- Author: Kathy Keatley Garvey
We don't normally name the monarch butterflies we rear, but we decided that the first one reared from an egg "The Greg Way" would be named for Greg--naturalist Greg Kareofelas, associate at the Bohart Museum of Entomology, UC Davis.
The first one, however, is a girl, so she's "Greta" instead of "Greg."
Over the last five years, we've reared more than hundred monarchs from caterpillar to chrysalis to adult. We collect the 'cats from the three species of milkweed in our Vacaville pollinator garden. This summer, however, we decided to collect a few eggs after seeing Mama Monarchs depositing them on tropical milkweed, Asclepias curassavica, and narrowleaf milkweed, Asclepias fascicularis. (As recommended, we cut back the tropical milkweed before the migratory season begins.)
Here's "The Greg Way":
"I put a single egg on its leaf in a small salsa container (the little plastic ones you would get at a Mexican restaurant)," Kareofelas says. "I take a square of toilet paper and fold it into a small square (3/4 of inch), dampen it and squeeze it so it is not sopping wet, just damp, and set the leaf and egg on the top. Put the lid tightly on the container. This keeps a level of moisture in the container. I check the containers daily, changing the toilet paper square to keep from molding."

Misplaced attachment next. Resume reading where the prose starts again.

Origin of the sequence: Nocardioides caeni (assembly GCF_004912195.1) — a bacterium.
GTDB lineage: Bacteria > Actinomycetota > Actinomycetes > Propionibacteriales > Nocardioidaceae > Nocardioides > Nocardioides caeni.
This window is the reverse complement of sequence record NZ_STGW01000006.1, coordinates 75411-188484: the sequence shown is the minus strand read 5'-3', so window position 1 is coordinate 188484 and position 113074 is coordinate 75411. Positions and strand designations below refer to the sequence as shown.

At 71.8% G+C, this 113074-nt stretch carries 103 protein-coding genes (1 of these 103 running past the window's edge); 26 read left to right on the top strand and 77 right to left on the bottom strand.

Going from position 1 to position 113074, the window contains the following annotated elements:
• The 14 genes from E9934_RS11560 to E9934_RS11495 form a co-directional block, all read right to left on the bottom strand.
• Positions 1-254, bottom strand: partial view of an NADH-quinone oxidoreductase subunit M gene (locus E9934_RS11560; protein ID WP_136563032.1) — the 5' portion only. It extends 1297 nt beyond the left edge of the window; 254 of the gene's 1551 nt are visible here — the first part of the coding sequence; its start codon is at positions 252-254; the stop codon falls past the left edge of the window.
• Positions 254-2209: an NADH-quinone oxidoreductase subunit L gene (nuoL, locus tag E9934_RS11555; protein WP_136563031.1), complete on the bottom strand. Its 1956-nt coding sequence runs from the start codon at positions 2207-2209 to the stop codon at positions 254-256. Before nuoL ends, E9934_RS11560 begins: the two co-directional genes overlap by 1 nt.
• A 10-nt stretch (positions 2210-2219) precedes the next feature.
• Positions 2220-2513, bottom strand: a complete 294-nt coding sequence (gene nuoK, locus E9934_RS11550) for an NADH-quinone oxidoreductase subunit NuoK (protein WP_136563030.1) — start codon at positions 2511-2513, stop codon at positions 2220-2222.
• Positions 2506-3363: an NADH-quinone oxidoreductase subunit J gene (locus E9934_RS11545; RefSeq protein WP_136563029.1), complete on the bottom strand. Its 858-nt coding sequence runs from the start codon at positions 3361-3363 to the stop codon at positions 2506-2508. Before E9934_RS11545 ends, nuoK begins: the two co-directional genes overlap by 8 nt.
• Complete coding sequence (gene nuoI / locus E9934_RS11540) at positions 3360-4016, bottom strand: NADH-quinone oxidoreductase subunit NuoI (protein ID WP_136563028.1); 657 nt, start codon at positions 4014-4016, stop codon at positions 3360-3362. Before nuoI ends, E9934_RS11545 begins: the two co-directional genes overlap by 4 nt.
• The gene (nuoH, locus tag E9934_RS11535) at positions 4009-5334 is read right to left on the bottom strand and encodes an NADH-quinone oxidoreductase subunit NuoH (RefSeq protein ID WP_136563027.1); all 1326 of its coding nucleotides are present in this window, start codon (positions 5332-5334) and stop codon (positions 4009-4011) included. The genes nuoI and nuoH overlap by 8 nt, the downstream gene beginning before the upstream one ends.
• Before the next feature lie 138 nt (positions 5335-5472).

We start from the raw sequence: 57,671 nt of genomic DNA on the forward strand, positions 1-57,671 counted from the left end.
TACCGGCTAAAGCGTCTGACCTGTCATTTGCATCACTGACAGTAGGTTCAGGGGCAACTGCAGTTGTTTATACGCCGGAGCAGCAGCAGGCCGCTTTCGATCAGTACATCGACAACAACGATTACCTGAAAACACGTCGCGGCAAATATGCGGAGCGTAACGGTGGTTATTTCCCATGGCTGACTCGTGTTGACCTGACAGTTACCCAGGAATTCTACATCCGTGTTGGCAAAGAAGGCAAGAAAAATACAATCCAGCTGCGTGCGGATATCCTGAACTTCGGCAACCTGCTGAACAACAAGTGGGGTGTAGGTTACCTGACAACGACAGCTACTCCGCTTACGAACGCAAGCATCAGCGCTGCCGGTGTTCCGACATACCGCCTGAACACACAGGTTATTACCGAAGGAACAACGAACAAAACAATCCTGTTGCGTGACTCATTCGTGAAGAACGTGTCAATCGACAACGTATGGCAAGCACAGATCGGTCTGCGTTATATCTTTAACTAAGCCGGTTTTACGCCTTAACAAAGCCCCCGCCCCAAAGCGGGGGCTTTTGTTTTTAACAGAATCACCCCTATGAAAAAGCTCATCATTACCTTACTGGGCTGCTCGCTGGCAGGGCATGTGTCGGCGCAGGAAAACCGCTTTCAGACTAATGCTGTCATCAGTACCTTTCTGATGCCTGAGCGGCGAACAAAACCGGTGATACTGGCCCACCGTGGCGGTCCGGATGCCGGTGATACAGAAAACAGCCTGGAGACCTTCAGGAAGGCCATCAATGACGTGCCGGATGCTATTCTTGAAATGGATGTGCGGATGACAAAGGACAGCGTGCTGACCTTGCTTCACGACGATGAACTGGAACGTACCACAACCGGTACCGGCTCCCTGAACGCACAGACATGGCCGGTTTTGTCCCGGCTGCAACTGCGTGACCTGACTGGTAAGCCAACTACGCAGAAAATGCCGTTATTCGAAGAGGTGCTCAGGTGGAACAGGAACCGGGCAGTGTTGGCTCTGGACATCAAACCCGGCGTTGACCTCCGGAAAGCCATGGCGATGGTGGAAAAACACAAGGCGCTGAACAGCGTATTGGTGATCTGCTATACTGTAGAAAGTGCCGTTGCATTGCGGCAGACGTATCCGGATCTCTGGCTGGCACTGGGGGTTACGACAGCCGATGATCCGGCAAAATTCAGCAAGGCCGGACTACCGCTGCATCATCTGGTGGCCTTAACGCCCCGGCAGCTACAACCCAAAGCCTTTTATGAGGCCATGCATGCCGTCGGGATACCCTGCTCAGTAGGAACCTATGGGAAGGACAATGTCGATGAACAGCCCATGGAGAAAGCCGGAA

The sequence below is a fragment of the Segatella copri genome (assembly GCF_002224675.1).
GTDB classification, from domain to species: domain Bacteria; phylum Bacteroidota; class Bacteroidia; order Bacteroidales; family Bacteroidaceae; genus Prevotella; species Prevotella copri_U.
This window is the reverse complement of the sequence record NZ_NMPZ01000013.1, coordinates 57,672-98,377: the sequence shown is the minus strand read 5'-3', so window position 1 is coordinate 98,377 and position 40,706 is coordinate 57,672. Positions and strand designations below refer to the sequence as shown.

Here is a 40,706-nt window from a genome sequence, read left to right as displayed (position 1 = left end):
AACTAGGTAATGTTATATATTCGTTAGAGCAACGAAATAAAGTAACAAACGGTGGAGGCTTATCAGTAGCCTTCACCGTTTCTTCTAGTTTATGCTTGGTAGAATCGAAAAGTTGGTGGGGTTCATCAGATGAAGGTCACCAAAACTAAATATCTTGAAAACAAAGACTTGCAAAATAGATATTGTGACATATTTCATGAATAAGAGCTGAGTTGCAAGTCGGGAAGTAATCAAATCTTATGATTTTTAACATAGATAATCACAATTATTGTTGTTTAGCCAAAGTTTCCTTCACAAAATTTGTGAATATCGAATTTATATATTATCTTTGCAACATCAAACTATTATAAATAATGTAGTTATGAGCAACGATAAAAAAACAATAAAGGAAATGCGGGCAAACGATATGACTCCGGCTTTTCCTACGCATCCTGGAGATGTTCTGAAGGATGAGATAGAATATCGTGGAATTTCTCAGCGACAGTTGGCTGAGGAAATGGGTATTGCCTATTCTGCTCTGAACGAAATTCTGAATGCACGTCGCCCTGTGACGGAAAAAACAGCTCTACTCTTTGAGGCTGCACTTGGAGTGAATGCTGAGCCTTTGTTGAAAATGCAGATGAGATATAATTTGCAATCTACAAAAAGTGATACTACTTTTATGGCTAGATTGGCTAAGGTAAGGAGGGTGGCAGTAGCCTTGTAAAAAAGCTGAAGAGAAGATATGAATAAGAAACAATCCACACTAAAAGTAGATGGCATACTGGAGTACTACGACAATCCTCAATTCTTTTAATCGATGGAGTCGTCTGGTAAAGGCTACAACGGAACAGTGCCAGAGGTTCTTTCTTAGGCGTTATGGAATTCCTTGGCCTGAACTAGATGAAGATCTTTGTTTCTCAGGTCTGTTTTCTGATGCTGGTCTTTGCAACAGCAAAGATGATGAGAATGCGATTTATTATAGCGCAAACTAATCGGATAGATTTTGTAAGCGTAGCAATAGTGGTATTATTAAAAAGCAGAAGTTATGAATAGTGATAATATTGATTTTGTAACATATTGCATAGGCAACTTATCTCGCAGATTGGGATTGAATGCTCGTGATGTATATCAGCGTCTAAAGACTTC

The egg hatched. The caterpillar ate. And ate again, again and again. Did we mention "Again?" Again, again and again. She went through five instars, and then she j'd and formed a chrysalis on the ceiling of our indoor, netted butterfly habitat. The entire cycle from egg to larva to chrysalis to adult takes about a month. (See more on Bug Squad blog, Joy of Rearing Monarchs)
So Greta eclosed this morning, big, bold and beautiful. We released her in the pollinator garden, near where Mama deposited her as an egg. Greta inched up on a Mexican sunflower (Tithonia rotundiflora) and then took flight. A blur.
Hopefully, she will mate and overwinter in coastal California, avoiding the wildfires, adverse weather conditions and predators.
Safe travels, Greta! (And thank you, Greg!)